Better Know A Buckeye is our look at every member of Ohio State’s 2023 recruiting class and how they became Buckeyes as they prepare to begin their OSU careers this fall.
Noah Rogers might be the least-talked-about wide receiver commit among Ohio State's top-three wideouts in the 2023 class, but that doesn't mean he's not as good. It just means he’s underrated.
- Size: 6-2/195
- Position: WR
- School: Rolesville (Rolesville, North Carolina)
- 247 Composite: ★★★★
- Composite Rank: #8 WR
- Overall Rank: #53
While Brandon Inniss and Carnell Tate have gotten most of the headlines, Rogers is the No. 8 wide receiver and No. 53 overall prospect in 247Sports' composite rankings for the 2023 class. On the vast majority of programs across college football, he would be the top receiver and crown jewel of their 2023 class, but he wanted to be coached and developed by Brian Hartline and be a Buckeye.
The Rolesville, North Carolina product may not have gotten a lot of hype yet, but he has the size and athleticism to make a name for himself in Columbus.
How He Became A Buckeye
Rogers never took an official visit to Columbus due to flight issues last June, but after unofficially visiting Ohio State for its spring game on April 16, another visit wasn't needed.
“It was a really great atmosphere for a game,” Rogers said of being at the spring game. “Overall it was a really good visit. I really enjoyed my visit.”
After falling in love with the campus, the football program and Hartline's coaching philosophies during that visit, Rogers committed to the Buckeyes less than a week after his official visit was canceled, showing how much he loved Ohio State even after just one trip to Columbus.
Many believed that Rogers would eventually commit to North Carolina State, a school he grew up 21 miles from. It seemed to be even more inevitable after the wide receiver made numerous visits to Raleigh. But less than six months after Rogers received an offer from the Buckeyes, the four-star wide became the third top-10 wide receiver in the 2023 class to commit to the Buckeyes in as many days when he chose the Buckeyes on June 22, following in the footsteps of Inniss and Tate just one and two days earlier, proving Hartline's recruiting wizardry yet again.
Although Rogers was committed to the Buckeyes, he still did his due diligence on his local schools. Two days after his commitment, the North Carolina native visited the Tar Heels. He later made three more visits to N.C. State, but ultimately signed with the Buckeyes on Dec. 21.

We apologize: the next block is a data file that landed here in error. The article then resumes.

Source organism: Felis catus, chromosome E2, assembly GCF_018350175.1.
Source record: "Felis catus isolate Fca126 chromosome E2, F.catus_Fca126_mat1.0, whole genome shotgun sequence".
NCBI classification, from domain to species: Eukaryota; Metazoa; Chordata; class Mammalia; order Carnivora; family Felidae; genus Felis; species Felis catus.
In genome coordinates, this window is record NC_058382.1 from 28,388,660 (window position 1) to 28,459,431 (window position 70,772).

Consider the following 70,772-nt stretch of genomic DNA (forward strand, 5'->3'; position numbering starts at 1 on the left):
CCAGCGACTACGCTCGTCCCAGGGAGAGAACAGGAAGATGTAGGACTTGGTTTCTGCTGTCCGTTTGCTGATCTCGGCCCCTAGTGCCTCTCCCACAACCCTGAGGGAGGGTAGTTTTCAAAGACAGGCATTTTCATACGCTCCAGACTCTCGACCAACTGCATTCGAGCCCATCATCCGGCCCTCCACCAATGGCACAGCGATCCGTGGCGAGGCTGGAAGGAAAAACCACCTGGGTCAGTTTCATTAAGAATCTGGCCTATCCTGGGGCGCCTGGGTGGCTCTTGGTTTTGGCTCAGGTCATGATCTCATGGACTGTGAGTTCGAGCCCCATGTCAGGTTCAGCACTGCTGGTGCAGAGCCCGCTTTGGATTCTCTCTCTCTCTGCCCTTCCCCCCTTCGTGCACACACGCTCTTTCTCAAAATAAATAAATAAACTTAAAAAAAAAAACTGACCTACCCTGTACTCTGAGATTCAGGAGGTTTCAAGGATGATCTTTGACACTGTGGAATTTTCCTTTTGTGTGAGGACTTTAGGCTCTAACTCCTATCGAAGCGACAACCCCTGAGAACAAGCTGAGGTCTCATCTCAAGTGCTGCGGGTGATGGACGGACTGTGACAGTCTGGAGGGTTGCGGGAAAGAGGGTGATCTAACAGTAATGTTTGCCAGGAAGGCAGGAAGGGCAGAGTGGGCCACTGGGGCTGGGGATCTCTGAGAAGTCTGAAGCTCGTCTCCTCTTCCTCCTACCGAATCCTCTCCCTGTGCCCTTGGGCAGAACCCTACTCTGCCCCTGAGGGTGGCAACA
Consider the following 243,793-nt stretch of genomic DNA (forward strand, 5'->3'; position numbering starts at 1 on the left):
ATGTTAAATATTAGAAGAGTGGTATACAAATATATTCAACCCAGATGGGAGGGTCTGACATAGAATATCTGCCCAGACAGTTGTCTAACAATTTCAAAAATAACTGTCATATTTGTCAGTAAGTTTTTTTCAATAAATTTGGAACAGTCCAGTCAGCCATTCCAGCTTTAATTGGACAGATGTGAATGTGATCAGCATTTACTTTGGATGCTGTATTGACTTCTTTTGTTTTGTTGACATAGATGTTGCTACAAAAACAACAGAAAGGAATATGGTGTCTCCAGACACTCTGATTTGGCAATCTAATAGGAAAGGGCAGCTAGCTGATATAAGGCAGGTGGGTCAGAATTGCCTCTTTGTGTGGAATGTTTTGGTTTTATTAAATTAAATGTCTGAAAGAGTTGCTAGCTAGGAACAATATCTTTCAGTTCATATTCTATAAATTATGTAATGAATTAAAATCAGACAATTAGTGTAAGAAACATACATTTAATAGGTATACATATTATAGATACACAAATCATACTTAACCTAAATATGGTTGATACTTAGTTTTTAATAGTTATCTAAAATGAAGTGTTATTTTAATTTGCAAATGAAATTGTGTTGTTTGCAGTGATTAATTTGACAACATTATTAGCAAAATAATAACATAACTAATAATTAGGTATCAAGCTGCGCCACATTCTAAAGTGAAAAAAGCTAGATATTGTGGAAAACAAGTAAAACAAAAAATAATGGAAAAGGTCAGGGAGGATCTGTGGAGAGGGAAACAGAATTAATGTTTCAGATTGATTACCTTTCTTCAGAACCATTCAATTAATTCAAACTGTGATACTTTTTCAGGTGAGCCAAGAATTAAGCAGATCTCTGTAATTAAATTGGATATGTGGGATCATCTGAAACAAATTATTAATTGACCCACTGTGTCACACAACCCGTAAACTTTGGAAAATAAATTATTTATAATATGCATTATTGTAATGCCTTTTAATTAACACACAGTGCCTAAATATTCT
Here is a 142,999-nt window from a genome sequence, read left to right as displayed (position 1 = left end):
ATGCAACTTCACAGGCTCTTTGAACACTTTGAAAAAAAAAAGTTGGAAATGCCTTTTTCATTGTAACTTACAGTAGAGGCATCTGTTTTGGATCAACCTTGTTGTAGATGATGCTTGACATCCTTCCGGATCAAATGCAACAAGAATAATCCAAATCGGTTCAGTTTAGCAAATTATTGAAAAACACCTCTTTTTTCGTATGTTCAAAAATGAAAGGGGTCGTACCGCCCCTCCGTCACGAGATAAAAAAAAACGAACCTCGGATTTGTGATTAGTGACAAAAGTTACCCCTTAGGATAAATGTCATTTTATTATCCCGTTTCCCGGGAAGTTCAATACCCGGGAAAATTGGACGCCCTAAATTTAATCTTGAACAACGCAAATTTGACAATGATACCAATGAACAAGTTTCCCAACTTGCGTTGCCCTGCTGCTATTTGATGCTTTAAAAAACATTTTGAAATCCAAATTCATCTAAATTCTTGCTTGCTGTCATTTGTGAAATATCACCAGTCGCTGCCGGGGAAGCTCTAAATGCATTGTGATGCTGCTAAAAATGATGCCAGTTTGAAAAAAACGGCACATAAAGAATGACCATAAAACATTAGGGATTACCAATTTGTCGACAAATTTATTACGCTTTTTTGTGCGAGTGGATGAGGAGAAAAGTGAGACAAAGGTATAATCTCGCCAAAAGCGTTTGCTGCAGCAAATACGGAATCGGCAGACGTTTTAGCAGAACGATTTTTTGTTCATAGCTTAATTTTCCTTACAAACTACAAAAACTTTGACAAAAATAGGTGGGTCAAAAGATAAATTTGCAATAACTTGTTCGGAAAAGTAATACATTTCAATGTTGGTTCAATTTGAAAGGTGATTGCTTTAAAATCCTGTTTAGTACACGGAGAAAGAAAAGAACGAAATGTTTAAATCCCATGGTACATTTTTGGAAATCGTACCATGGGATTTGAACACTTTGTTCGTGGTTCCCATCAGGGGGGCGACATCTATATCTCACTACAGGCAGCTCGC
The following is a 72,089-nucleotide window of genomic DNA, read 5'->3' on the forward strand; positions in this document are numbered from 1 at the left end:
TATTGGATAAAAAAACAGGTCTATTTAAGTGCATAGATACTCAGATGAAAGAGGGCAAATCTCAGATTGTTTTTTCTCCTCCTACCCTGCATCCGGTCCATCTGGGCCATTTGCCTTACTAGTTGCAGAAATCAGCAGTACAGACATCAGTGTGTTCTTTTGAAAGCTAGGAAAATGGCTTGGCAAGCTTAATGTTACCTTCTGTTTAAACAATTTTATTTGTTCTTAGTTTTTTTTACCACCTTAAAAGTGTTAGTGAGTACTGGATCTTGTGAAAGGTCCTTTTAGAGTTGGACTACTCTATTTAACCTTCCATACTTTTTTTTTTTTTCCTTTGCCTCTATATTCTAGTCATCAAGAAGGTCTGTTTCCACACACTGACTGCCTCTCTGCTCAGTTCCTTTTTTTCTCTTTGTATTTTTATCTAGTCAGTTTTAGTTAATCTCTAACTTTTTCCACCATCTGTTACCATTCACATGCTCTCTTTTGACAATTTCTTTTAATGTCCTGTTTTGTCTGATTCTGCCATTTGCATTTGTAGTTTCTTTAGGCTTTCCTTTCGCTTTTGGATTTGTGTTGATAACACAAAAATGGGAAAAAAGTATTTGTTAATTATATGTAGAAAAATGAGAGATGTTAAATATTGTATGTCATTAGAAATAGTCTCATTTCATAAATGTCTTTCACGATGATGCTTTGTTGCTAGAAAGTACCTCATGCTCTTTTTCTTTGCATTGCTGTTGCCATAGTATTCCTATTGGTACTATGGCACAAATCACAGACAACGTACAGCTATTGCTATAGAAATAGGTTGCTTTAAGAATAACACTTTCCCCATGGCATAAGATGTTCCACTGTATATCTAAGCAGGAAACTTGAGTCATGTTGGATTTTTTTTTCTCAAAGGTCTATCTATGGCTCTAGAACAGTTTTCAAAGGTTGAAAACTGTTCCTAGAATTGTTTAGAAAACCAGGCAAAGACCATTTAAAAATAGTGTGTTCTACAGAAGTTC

“There was a couple twists and turns along the way, but he was pretty loyal, and he had a big-time season,” Day said of Rogers on Early Signing Day. “I think you're really gonna like him and just his personality and makeup.”
Rogers is the fourth player to sign with Ohio State out of North Carolina since 2019, joining running back Evan Pryor (2021), defensive lineman Jacolbe Cowan (2020) and defensive tackle Jaden McKenzie (2019).
High School Years
It certainly didn't take long for Rogers to make a name for himself in high school. After the wide receiver had six catches for 247 yards and two touchdowns as a freshman, he improved that to 33 receptions for 660 yards and 11 touchdowns as a sophomore. He more than doubled those numbers with 70 catches for 1,432 yards and 22 touchdowns as a junior.
His numbers as a senior came back down to Earth a bit, as Rogers had 39 receptions for 799 yards and 15 touchdowns in his final high school season. All in all, he averaged at least 20.5 yards per catch throughout all four years, proving his ability to be a deep threat with his combination of size and speed.
Listed at 6-foot-2 and 195 pounds, Rogers has the size, speed, route-running ability and athleticism to be a mismatch no matter where he lines up. Pair all of that with his hand strength and ability to create separation against various coverages, and Rogers has the potential to be a weapon from Day 1, especially in the red zone.
Not only has he proven to be a tremendous receiver with the ball in his hands, but Rogers was also a strong run blocker in high school, a skill that could enable him to stand out among the other underclassmen early on.
Ohio State’s depth chart at wide receiver is loaded, but Rogers’ size and big-play ability could give Hartline reason to carve out an early role for him in the offense.
With Marvin Harrison Jr., Emeka Egbuka and Julian Fleming all candidates to leave for the NFL draft next year, the door will be open for Rogers to compete for a starting spot in 2024. Harrison and Fleming’s expected departures, in particular, will leave the Buckeyes needing more playmakers with size on the outside.
Even if it takes a year or two for him to crack the receiver rotation, Rogers is ready to contribute wherever he can while continuing to improve as a player and getting stronger in the weight room.
“Zone 6 program, they throw that ball,” Rogers told 247Sports of Ohio State before he committed. “All their players are developed and it’s also the best of the best.”
Player Comparison: Austin Mack
Before he became a Buckeye, Mack – rated as the No. 9 wide receiver (No. 72 overall) in the 2016 class – was known for his great body control, above-average speed, strong hands and ability to go up and get the ball at its highest point. Sound familiar?
Mack didn't live up to expectations given a number of different injuries throughout his four-year career at Ohio State, but the talent and ability was there, which is why he played in the NFL. Rogers brings a similar skill set to the Buckeyes, but is capable of exceeding Mack’s accomplishments at Ohio State and becoming a bigger star as long as he stays healthy.